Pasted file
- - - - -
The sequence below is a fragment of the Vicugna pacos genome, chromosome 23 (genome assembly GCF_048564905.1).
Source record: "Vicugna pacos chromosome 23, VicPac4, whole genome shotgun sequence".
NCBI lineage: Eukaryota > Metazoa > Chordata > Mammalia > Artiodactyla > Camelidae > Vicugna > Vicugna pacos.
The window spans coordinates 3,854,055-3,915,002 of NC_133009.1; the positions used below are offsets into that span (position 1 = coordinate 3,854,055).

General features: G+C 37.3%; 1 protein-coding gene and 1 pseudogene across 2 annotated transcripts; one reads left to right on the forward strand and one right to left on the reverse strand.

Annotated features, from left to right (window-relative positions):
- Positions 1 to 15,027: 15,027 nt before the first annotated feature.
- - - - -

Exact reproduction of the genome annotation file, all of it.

The sequence below is a fragment of the Vicugna pacos genome, chromosome 23 (genome assembly GCF_048564905.1).
Source record: "Vicugna pacos chromosome 23, VicPac4, whole genome shotgun sequence".
NCBI lineage: Eukaryota > Metazoa > Chordata > Mammalia > Artiodactyla > Camelidae > Vicugna > Vicugna pacos.
The window spans coordinates 3,854,055-3,915,002 of NC_133009.1; the positions used below are offsets into that span (position 1 = coordinate 3,854,055).

General features: G+C 37.3%; 1 protein-coding gene and 1 pseudogene across 2 annotated transcripts; one reads left to right on the forward strand and one right to left on the reverse strand.

Annotated features, from left to right (window-relative positions):
- Positions 1 to 15,027: 15,027 nt before the first annotated feature.